17 posts tagged with Cairo and egypt.
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Keyboard Magic From Cairo

Islam Chipsy is a virtuoso keyboard player, using a synth to extend the traditions of Arabic music. listen, listen, listen and enjoy.
posted by idiopath on Jul 23, 2015 - 23 comments

Tentmakers of Cairo

"In the tomb of Princess Isinkheb was found an entire tent – its inside lined with animals and flowers, the blue ceiling studded with appliqued stars..." and the ancient Egyptian craft of tent making is still alive today. Australian filmmaker Kim Beamish spent three years immersed in the lives of craftsmen, filming his documentary The Tentmakers of Cairo, which premieres this April. It also tells the story of Egypt's struggle with democracy through the lives of a community of artisans whose craft has remained largely unchanged since Pharaonic times. [more inside]
posted by fraula on Apr 12, 2015 - 10 comments

Sacred Trash

The Holy Junk Heap: In 1896, a cache of manuscripts -- mostly fragments -- was discovered in the storeroom ("genizah") at the Ben Ezra Synagogue in Old Cairo. The collection outlines a 1,000-year continuum (870 CE to the 19th century) of Jewish Middle-Eastern and North African history and comprises the largest and most diverse collection of medieval manuscripts in the world, including Jewish religious texts such as Biblical, Talmudic and later Rabbinic works (some in the original hands of the authors), "letters, wills, bills of lading, prayers, marriage contracts and writs of divorce, Bibles, money orders, court depositions, business inventories, leases, magic charms and receipts" which give a detailed picture of the economic and cultural life of the North African and Eastern Mediterranean regions, especially during the 10th to 13th centuries. [more inside]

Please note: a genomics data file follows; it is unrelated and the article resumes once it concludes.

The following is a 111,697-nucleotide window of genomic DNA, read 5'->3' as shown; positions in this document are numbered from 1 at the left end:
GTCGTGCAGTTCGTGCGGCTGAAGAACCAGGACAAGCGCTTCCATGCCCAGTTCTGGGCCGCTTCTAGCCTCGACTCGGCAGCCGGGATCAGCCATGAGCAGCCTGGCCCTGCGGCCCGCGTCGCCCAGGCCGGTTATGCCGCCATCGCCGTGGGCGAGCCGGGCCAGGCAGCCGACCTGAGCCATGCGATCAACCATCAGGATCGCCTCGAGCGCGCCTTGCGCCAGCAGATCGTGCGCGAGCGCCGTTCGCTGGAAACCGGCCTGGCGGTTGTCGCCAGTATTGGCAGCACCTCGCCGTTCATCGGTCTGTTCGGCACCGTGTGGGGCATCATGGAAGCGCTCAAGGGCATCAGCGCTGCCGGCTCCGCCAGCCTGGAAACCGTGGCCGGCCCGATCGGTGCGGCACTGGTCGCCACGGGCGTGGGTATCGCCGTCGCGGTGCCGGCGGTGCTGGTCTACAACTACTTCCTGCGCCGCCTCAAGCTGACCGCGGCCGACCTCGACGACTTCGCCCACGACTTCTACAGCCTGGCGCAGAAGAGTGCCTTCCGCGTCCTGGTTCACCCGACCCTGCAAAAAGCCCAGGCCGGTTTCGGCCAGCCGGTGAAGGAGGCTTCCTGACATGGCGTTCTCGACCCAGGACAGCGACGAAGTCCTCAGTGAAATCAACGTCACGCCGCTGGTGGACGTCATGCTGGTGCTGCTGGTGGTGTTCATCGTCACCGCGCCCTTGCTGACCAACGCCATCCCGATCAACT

posted by zarq on Feb 26, 2015 - 16 comments

What the garbageman doesn't know

After a New Yorker piece (previously) on one of Cairo's trash collectors went viral in Cairo, several issues regarding consent of the illiterate Sayyid, as well as possible threats against him, have come up. The author, Peter Hessler, responded in a Facebook post to some of these issues, but it seems that the story is more complicated with accusations that Hessler did not adequately inform Sayyid of what had been written, resulting in retaliation by the people he works for.
posted by sherief on Oct 27, 2014 - 14 comments

What the Garbageman Knows